My Father and Mother grew up going to the movies. During their childhood, our little town, Sturgis, Kentucky was booming. I look at old photos from that era and the town looks so regal. Dad would talk about going “uptown” to see the movies. His sister, my Aunt Louise, was an usherette at the theater, and I think she could get her family in at a discount. So Dad saw a lot of movies.

By the time I came along the movie theaters uptown were long gone. We had TV, or the Broadview Drive In.

So whenever an old movie would come on TV, Dad would encourage us to watch it. I remember someone like Cary Grant or Grace Kelly would appear on the screen and he would say “Now that kid, that is a star.”

I watched these movies in awe. Although just a little boy,  I was mesmerized by the clothes, how they spoke, and how they carried themselves.

I fondly recall going to Aunt Louise’s house for family dinners. She let all the kid cousins go into the attic where she kept a wardrobe full of her old clothes from her “dancing” days. We would dress up in fedoras, stoles and an assortment of amazing accessories. I felt like a character from All About Eve.I loved this “old movie” idea of elegance. But sometimes it is not easy to strive for elegance when you are a boy growing up in the South in the 1970s.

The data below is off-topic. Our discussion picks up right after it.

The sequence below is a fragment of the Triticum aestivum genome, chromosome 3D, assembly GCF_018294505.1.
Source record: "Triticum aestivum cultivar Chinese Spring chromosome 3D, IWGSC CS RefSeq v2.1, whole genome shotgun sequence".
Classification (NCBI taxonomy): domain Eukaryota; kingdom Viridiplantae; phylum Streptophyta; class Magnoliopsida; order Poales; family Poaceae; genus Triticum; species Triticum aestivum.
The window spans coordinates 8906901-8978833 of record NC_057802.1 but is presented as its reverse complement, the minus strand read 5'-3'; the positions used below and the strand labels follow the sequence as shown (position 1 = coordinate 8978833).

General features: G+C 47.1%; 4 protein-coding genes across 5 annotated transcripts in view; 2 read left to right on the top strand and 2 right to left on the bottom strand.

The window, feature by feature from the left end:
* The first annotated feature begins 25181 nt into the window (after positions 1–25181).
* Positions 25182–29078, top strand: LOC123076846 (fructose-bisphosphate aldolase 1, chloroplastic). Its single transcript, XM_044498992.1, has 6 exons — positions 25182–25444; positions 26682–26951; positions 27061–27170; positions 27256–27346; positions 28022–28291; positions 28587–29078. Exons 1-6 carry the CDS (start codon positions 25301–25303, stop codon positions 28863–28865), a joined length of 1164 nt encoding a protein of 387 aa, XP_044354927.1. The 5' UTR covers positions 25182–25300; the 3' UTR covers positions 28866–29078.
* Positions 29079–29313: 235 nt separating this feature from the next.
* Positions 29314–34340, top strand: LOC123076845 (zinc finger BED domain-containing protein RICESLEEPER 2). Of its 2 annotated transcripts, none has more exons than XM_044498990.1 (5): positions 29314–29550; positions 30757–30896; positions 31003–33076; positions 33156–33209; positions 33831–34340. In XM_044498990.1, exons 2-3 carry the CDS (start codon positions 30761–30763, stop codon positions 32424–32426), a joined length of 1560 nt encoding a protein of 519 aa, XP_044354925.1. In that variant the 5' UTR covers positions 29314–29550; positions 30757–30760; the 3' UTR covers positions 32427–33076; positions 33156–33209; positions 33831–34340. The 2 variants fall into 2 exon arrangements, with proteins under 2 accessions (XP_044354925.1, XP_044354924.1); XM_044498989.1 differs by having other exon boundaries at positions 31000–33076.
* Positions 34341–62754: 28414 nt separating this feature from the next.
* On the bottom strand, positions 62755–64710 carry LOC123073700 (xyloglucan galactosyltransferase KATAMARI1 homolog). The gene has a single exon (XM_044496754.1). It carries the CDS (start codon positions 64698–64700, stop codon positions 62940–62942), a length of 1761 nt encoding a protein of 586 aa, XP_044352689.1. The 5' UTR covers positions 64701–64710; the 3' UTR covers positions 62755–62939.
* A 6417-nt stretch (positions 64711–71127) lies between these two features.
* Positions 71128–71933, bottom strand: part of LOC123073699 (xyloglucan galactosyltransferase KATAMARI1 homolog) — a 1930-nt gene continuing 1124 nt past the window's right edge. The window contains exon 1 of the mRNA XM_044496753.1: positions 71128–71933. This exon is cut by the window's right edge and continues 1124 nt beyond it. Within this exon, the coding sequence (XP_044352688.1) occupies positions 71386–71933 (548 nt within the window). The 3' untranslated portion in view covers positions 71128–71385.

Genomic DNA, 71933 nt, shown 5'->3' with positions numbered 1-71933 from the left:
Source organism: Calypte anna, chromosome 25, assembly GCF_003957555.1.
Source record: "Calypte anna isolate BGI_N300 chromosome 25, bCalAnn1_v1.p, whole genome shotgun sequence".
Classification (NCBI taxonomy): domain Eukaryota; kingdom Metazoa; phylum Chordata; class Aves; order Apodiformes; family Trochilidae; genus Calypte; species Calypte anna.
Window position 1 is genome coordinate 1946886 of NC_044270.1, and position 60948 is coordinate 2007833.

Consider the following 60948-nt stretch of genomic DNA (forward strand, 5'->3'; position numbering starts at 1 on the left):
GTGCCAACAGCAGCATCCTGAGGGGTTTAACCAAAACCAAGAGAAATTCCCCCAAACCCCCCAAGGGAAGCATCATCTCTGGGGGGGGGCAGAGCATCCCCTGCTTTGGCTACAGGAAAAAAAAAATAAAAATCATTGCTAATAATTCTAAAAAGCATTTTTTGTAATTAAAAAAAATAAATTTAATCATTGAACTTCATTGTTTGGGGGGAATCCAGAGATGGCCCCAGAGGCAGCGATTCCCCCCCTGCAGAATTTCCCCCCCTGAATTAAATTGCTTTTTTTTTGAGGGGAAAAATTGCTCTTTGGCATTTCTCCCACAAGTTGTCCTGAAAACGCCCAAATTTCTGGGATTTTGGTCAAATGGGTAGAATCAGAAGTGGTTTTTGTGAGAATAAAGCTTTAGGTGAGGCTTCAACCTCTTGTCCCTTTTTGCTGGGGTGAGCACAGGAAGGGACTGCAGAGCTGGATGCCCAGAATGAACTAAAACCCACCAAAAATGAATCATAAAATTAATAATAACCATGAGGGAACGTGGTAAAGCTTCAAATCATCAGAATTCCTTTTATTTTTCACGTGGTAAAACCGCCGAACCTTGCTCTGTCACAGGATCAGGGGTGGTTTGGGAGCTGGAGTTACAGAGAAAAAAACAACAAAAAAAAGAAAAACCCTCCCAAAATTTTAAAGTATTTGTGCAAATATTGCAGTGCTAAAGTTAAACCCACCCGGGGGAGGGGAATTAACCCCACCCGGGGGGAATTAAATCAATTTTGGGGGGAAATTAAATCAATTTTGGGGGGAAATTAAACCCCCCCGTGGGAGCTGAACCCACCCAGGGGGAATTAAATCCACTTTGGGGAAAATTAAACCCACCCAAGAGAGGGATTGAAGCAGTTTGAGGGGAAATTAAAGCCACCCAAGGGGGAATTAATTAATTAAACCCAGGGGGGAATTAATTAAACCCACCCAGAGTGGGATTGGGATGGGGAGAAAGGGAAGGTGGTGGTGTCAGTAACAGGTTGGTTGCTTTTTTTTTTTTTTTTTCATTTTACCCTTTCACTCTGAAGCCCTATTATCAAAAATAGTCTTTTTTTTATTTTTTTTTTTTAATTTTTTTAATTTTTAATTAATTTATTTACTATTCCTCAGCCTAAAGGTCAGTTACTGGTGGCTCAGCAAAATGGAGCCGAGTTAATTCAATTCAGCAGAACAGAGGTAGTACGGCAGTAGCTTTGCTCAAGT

My parents never discouraged my natural proclivity for dressing nice, or even my love of all things domestic. When I asked Santa for an ironing board or a rainbow colored tea set- he delivered.

It wasn’t til I went to kindergarten that I realized how different I might be. I distinctly remember Mom walking me into the open multi-purpose room. The boys were running around like animals! They were throwing balls, knocking over blocks, and making machine gun noises. I was terrified.